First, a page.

Last fall, my husband and I moved from our suburban house just outside of Boston to an apartment in Greenwich Village, in the heart of Manhattan. Public health wonk that I am, I had wondered how living in NYC might affect my probability of dying from injury and other health conditions one morning as I walked my 10 blocks from my apartment to my office. I suspected it would have declined: I had traded my daily 18 mile round-trip daily commute on the Mass Pike with a cardiovascular enhancing walk (probably calorie neutral, given the excellent choice of coffee shops I had to contend with on my walk through the Village). But, surely we would be safer from injury in NYC than in Boston.

In early December, in the wee hours of the morning, my husband hopped in a cab to go to work, Blackberry ablaze on a conference call with London. Minutes later his cab crashed into the side of a delivery truck. My husband was sent flying face first into the bullet proof glass that separated him and his driver. His front lip was split in two my his front teeth. He has been left with a permanent scar, but luckily nothing more serious happened.

The following morning on my way to work, I also came within inches of serious injury when a bicycle narrowly missed hitting me head on at top speed flying the wrong way down a one way street – although giving my outstretched arm a good clip. I fear what would have happened to me – and worse my unborn child – had I been one second further along the crosswalk (I am 5 months pregnant).

So as it turns out, my estimated risk of injury had perhaps not declined as much as I had hoped, I had simply exchanged one risk exposure for others. But the Haitian earthquake made me reflect on how where you live, can greatly affect your probability of death from injury. Haiti lies near a fault line, and has been affected by major earthquakes in the past, although none nearly this large in a few centuries. Like most impoverished nations, construction standards are no where near as high as they are in rich countries.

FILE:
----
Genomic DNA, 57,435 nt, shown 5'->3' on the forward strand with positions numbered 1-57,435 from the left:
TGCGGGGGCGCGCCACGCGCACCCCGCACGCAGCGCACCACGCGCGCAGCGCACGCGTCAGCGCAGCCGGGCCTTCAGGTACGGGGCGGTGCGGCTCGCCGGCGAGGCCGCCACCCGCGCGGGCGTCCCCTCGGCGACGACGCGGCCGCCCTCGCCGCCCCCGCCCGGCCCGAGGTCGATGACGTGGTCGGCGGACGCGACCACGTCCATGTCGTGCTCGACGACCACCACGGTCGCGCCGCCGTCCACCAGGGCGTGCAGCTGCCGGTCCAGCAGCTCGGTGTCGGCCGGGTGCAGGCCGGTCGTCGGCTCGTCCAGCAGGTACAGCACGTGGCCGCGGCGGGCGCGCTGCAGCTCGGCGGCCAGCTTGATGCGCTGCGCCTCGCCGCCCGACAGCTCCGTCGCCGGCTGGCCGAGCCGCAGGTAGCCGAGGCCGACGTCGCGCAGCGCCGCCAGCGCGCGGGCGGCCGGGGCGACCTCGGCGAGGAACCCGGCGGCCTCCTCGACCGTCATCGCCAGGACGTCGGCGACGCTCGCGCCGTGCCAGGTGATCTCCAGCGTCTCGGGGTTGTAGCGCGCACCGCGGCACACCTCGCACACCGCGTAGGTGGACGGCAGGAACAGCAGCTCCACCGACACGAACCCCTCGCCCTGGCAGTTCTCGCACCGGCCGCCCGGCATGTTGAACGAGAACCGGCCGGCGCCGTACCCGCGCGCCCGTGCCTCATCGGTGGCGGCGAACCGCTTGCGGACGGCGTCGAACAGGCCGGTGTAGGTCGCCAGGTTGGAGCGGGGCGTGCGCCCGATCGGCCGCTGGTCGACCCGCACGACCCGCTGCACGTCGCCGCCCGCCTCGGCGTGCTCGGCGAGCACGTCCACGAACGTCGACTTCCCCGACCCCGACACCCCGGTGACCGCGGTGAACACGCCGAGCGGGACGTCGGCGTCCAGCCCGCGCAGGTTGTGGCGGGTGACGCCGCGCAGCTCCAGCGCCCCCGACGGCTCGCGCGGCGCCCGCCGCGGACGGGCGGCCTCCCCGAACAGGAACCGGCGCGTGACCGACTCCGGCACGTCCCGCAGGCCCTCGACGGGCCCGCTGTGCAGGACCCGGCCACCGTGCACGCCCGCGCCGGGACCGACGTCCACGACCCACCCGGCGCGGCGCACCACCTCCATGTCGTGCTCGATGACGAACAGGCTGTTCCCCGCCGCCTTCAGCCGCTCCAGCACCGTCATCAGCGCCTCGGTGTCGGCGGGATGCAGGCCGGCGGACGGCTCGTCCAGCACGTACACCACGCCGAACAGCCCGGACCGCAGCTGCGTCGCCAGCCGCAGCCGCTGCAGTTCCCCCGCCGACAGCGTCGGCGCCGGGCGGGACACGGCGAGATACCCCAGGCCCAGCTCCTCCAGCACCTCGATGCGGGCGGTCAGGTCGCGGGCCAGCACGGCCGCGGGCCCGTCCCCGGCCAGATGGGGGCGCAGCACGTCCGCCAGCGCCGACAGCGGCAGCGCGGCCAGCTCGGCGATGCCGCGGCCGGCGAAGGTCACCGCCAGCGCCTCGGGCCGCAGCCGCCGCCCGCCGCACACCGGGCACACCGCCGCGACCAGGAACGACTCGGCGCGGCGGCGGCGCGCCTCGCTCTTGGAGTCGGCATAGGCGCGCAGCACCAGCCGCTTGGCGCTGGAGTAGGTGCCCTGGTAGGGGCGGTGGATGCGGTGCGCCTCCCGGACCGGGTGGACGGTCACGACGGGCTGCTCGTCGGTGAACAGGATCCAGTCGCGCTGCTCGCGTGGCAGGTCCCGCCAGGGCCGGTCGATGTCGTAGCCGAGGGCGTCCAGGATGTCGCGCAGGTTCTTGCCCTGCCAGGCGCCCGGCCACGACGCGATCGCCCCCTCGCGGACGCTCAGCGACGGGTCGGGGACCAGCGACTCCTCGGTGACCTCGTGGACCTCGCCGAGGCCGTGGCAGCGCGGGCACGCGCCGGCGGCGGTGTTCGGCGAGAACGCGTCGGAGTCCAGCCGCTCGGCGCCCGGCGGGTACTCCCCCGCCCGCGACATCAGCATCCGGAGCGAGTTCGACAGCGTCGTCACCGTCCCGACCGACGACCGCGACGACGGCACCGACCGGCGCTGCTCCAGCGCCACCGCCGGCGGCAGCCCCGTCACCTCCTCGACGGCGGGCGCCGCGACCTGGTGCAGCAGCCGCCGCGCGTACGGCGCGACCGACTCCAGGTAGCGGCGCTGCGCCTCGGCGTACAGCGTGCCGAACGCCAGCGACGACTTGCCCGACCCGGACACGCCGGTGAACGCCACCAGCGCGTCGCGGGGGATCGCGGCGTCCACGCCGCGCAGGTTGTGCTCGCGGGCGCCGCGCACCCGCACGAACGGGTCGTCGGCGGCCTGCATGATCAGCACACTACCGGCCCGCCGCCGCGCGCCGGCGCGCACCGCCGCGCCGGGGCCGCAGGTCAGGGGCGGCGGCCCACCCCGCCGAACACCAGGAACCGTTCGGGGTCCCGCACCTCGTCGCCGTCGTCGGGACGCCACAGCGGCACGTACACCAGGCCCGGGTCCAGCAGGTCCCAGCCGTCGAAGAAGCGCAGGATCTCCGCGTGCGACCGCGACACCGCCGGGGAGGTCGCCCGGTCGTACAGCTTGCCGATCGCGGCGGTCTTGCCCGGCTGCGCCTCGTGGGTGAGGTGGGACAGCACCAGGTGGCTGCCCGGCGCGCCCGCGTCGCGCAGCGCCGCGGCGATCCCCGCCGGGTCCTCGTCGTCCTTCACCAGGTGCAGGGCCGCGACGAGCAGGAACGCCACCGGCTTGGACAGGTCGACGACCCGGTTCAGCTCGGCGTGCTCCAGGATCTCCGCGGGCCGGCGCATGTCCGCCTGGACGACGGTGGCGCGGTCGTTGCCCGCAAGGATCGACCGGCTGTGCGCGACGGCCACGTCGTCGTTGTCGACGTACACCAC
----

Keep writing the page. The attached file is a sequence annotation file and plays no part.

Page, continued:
It would have been easy to predict that had an earthquake hit the region many buildings would have crumbled – they did in Sichuan Province in 2008, Kashmir Province in 2005, and Acheh Province in 2004. When major earthquakes strike, your chances of surviving do seem to depend on whether you live in a rich or a poor country – one more great health inequality that exists in the world.

So if these risks are so predictable, why is there not more done about it? Well, first it is expensive. Reducing the risk of injury from earthquakes would likely require rebuilding cities, which is unlikely to be cost-effective in countries where so many more cost-effective interventions are not even implemented. As well, the risks are still after all just probabilities that something will happen, and with so many other more pressing development concerns, it is no wonder that these types of concerns would take back seats other initiatives.

But does it mean nothing can be done? New building standards can be improved and existing standards can be enforced on new projects. Risk assessments can be done, disaster management plans developed, and educations campaigns could be launched against major natural disaster risks. Tsunami warning signs have sprung up all around the world in response to the Indian Ocean tsunami of 2004.

It is encouraging to see the outpouring of donations that have ensued this past week, as they did in 2004 following the Indian Ocean tsunami, but it is discouraging that these risks get so little attention before disaster strikes. Global public health should be all about the latter, and it is therefore surprising that it receives so little attention in global health dialogues. Perhaps it is time to try harder.